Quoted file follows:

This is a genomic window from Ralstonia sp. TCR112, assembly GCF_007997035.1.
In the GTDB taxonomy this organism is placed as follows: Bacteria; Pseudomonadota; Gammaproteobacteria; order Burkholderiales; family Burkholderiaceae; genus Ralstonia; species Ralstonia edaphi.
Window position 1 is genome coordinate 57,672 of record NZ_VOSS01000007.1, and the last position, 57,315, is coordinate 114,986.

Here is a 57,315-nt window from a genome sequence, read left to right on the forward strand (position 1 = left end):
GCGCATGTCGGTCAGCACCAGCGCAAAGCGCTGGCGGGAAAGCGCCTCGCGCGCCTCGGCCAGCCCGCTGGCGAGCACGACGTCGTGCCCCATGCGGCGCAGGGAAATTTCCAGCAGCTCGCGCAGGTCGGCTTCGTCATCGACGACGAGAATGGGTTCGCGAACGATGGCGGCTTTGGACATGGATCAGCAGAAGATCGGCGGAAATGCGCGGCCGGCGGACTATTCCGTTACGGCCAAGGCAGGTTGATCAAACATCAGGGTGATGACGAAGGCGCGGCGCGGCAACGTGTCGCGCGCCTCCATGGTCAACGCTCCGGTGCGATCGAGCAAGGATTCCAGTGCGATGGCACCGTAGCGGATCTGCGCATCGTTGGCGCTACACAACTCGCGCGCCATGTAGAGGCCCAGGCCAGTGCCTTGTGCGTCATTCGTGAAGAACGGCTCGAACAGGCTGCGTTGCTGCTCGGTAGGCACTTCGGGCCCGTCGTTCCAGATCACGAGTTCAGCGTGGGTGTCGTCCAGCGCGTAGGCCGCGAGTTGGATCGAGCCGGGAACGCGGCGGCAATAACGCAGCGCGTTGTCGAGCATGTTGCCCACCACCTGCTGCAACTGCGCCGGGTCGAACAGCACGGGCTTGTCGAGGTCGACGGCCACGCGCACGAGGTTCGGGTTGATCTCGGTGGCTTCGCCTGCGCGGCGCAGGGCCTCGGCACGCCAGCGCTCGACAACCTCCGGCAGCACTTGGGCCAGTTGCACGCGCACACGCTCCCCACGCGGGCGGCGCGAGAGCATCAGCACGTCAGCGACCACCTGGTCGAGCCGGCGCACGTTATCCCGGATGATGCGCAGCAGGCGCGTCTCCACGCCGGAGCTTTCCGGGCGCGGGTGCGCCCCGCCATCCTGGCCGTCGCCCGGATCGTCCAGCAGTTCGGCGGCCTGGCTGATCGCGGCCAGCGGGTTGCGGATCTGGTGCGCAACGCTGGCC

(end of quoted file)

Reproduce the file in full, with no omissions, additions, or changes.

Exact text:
This is a genomic window from Ralstonia sp. TCR112, assembly GCF_007997035.1.
In the GTDB taxonomy this organism is placed as follows: Bacteria; Pseudomonadota; Gammaproteobacteria; order Burkholderiales; family Burkholderiaceae; genus Ralstonia; species Ralstonia edaphi.
Window position 1 is genome coordinate 57,672 of record NZ_VOSS01000007.1, and the last position, 57,315, is coordinate 114,986.

Here is a 57,315-nt window from a genome sequence, read left to right on the forward strand (position 1 = left end):
GCGCATGTCGGTCAGCACCAGCGCAAAGCGCTGGCGGGAAAGCGCCTCGCGCGCCTCGGCCAGCCCGCTGGCGAGCACGACGTCGTGCCCCATGCGGCGCAGGGAAATTTCCAGCAGCTCGCGCAGGTCGGCTTCGTCATCGACGACGAGAATGGGTTCGCGAACGATGGCGGCTTTGGACATGGATCAGCAGAAGATCGGCGGAAATGCGCGGCCGGCGGACTATTCCGTTACGGCCAAGGCAGGTTGATCAAACATCAGGGTGATGACGAAGGCGCGGCGCGGCAACGTGTCGCGCGCCTCCATGGTCAACGCTCCGGTGCGATCGAGCAAGGATTCCAGTGCGATGGCACCGTAGCGGATCTGCGCATCGTTGGCGCTACACAACTCGCGCGCCATGTAGAGGCCCAGGCCAGTGCCTTGTGCGTCATTCGTGAAGAACGGCTCGAACAGGCTGCGTTGCTGCTCGGTAGGCACTTCGGGCCCGTCGTTCCAGATCACGAGTTCAGCGTGGGTGTCGTCCAGCGCGTAGGCCGCGAGTTGGATCGAGCCGGGAACGCGGCGGCAATAACGCAGCGCGTTGTCGAGCATGTTGCCCACCACCTGCTGCAACTGCGCCGGGTCGAACAGCACGGGCTTGTCGAGGTCGACGGCCACGCGCACGAGGTTCGGGTTGATCTCGGTGGCTTCGCCTGCGCGGCGCAGGGCCTCGGCACGCCAGCGCTCGACAACCTCCGGCAGCACTTGGGCCAGTTGCACGCGCACACGCTCCCCACGCGGGCGGCGCGAGAGCATCAGCACGTCAGCGACCACCTGGTCGAGCCGGCGCACGTTATCCCGGATGATGCGCAGCAGGCGCGTCTCCACGCCGGAGCTTTCCGGGCGCGGGTGCGCCCCGCCATCCTGGCCGTCGCCCGGATCGTCCAGCAGTTCGGCGGCCTGGCTGATCGCGGCCAGCGGGTTGCGGATCTGGTGCGCAACGCTGGCC